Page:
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When Keith met Andy: New biography recounts moment Haring and Warhol’s worlds collided

To celebrate the release of Radiant: The Life and Line of Keith Haring by Brad Gooch, out now, Attitude is able to share the below exclusive extract

By Jamie Tabberer

Keith Haring in 1986 painting a mural on a wall
Keith Haring in 1986 (Image: Rob Bogaerts/Wikimedia Commons)

The friendship with Warhol truly clicked with the opening of the Fun Gallery show. Haring either skipped over the earlier studio visit in telling the story or simply misremembered, often dating his first meeting with Warhol to the opening of the Fun show on a wintry night in early February 1983, with snow piled in front of the double storefront on East Tenth Street near Second Avenue. Fun Gallery was run by Patti Astor and Bill Stelling and named by Kenny Scharf, who held the gallery’s first show in September 1981, followed later by Jean-Michel Basquiat in November 1982. Patti (born Titchener, in Cincinnati) Astor, with her platinum hair, high-gloss lipstick, and marquee name, was something of a movie starlet in the underground film scene, having starred in Eric Mitchell’s Unmade Beds and Charlie Ahearn’s recently wrapped Wild Style, in which she played a “lady reporter” whose unlikely beat was the uptown graffiti and hip-hop scene. Astor claimed as inspiration Haring’s “one-off” shows at Club 57 and Mudd, as he “never cared if anything sold, or if the works were on paper, or if people turned up or if they didn’t.” She was especially inspired by the Beyond Words show at Mudd, as Fun was mostly a graffiti gallery, an underground railroad station connecting the East Village with the art space Fashion Moda and the South Bronx, and many of her costars from Wild Style showed at the gallery, including Fab 5, Futura, and LEE.

When Fun opened in 1981, few other galleries could be found in the East Village. The concept of an East Village art gallery was jokey. Yet, within two years, twelve galleries appeared — Piezo Electric, P.P.O.W., Pat Hearn — and the following year, twenty more. By 1984, at the height of an East Village art boom, more than seventy commercial galleries were operating in the neighborhood. One of the first to name this trend, and contribute to its spiking, was, again, Rene Ricard, in an essay — titled “The Pledge of Allegiance” and loosely pegged to Kenny Scharf’s second exhibition at Fun Gallery — that appeared in Artforum in November 1982. Ricard was not a neutral critic. He had dropped by Fun Gallery each morning for a coffee and had convinced Basquiat to show at the gallery, saying, “Jean, chill with Patti. Come home. Come on. She’ll be straight with you.” (Basquiat spent most of his opening in a corner, arguing with his new girlfriend, Madonna, known for her performance at Haoui Montaug’s No Entiendes cabaret at Danceteria.) Yet the point of Ricard’s piece was that only a charmed circle of insiders, a “conspiracy of excellence,” could report from the cultural front.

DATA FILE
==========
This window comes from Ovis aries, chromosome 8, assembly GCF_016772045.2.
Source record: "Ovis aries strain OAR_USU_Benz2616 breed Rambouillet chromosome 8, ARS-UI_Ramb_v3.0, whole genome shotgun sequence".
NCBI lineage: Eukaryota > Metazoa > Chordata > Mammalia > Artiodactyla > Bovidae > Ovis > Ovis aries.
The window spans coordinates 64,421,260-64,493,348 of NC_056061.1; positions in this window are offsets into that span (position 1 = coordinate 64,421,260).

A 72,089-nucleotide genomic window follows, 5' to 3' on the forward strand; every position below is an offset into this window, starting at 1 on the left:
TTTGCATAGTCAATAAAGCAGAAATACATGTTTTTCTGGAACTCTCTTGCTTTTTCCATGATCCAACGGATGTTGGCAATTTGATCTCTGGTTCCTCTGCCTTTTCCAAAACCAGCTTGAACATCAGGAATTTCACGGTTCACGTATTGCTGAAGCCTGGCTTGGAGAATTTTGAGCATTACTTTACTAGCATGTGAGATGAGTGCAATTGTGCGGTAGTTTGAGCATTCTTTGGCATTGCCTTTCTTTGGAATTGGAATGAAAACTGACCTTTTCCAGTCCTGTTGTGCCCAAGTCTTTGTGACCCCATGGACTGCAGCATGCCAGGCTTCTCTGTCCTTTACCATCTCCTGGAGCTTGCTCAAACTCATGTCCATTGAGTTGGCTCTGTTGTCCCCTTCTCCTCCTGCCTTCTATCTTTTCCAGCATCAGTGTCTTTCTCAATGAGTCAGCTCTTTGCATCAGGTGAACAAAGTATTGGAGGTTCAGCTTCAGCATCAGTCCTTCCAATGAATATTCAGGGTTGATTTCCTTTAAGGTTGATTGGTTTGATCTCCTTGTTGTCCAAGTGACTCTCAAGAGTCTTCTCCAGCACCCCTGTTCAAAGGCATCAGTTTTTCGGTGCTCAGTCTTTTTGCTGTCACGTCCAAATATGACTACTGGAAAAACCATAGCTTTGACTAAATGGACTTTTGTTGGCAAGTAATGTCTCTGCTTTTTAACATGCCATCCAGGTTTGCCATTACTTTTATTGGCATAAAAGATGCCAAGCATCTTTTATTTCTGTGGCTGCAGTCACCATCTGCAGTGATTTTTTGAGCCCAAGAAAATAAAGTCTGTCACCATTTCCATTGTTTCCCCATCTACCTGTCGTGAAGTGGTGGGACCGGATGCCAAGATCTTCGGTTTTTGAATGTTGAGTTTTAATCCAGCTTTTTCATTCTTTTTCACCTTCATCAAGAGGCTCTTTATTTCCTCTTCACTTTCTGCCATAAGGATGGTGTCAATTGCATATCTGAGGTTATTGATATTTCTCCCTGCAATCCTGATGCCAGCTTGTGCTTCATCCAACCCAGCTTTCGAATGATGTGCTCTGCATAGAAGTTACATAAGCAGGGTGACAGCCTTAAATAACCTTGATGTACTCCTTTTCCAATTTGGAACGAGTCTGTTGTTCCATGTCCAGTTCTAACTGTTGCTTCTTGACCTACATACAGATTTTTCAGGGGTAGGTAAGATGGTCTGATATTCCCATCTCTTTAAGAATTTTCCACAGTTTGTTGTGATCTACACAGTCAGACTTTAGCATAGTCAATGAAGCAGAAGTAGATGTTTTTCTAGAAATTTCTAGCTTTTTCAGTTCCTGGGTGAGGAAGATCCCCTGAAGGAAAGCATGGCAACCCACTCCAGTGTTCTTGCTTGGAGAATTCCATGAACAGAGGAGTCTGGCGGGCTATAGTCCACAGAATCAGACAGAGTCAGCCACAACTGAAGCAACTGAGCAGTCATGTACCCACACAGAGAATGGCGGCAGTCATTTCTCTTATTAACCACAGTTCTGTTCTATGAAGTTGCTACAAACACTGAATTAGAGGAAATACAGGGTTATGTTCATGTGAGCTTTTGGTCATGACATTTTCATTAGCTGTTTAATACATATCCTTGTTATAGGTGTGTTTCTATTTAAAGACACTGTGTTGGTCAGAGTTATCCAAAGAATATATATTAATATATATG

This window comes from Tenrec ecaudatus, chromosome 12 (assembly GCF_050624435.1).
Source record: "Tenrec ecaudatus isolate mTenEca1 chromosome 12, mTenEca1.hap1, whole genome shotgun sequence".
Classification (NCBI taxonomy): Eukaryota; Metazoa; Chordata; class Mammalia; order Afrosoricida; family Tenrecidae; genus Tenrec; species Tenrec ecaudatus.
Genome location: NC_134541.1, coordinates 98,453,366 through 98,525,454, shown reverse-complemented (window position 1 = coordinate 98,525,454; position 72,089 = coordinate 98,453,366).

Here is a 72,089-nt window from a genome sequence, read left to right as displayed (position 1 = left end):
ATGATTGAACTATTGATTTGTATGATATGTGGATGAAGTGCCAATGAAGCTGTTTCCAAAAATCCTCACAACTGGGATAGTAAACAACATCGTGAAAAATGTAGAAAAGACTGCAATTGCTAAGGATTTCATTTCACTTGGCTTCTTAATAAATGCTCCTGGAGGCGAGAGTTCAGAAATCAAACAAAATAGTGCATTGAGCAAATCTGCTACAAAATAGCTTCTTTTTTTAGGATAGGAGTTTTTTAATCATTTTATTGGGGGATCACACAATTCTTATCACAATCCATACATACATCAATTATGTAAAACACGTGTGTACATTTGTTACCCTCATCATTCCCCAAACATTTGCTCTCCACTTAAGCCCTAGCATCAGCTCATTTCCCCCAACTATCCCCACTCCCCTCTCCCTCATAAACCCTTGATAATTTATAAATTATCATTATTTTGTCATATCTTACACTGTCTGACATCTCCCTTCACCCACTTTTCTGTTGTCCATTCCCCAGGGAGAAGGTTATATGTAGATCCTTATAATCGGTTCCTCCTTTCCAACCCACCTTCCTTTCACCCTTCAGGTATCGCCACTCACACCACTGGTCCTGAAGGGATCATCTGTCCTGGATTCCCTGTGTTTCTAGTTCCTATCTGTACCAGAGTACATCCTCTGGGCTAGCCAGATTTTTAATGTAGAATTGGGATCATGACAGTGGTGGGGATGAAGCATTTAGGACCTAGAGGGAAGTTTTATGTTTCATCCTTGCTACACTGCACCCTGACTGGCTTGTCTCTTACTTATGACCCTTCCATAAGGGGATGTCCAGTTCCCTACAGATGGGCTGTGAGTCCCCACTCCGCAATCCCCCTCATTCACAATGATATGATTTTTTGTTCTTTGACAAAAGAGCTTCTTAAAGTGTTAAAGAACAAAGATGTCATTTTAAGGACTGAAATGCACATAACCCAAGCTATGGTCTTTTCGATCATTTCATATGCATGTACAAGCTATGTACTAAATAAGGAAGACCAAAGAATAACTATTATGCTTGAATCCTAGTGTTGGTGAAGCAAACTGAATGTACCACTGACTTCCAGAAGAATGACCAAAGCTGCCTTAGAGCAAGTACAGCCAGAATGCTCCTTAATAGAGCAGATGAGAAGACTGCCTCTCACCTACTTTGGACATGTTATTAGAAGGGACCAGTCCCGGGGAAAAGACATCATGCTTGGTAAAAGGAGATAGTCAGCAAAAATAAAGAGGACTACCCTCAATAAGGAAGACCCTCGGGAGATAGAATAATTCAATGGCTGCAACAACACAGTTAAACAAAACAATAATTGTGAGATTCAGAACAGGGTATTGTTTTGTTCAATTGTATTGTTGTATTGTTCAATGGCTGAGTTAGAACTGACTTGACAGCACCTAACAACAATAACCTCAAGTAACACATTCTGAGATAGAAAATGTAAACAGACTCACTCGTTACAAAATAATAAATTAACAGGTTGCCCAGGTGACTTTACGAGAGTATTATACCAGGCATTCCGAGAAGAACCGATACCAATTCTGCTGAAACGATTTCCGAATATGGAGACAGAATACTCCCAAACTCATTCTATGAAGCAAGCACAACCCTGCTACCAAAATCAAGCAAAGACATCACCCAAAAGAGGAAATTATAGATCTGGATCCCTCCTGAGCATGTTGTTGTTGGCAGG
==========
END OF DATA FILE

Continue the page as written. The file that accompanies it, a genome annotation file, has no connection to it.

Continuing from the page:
Keith Haring and Patti Astor at Fun Gallery. February 19, 1983 (Image: © Keith Haring Foundation Collection)

“Patti Astor is a beautiful example of what John Ashbery would call ‘An Exhilarating Mess’ in operation,” he wrote. “She isn’t a businesswoman. Her opening of the gallery coincided with (or caused) a definite shift in the social pattern of the last two years. Fun is the apotheosis of what Edit deAk has called ‘Clubism,’ but just happens to be taking place in an art gallery.”

Keith did not need to show his work at Fun Gallery. His big opening at the Shafrazi Gallery had been just four months earlier. Yet he wished to support Patti Astor and her new space. He had given her a painting to help her survive the early months. “I held firm on the price that Keith and I had agreed upon, and we sold it for the asking price of $1,800,” Astor said. Even the installation leading up to the show at Fun was entirely in the spirit of “Clubism.” Said Haring, “My exhibition at Fun Gallery was really a reference to the whole Hip-Hop culture,” as he and LA II “bombed” the gallery in spray paint and were so carried away that they even spray-painted the snow piled out front and Astor’s white hoodie sweatshirt. “Every day, there would be forty young graffiti artists from the ages of ten to eighteen hanging out in the gallery, smoking pot and chewing grape-flavored bubblegum,” said Bill Stelling of the week or so before the opening. “That’s what I remember: the gallery smelling like bubblegum and marijuana.” Haring and LA II collaborated on a batch of plaster-cast Smurfs — viewer favorites, as Smurfs were not only TV cartoon characters but also the name of a new move in break dancing, “the Smurf,” or “Smurfing.”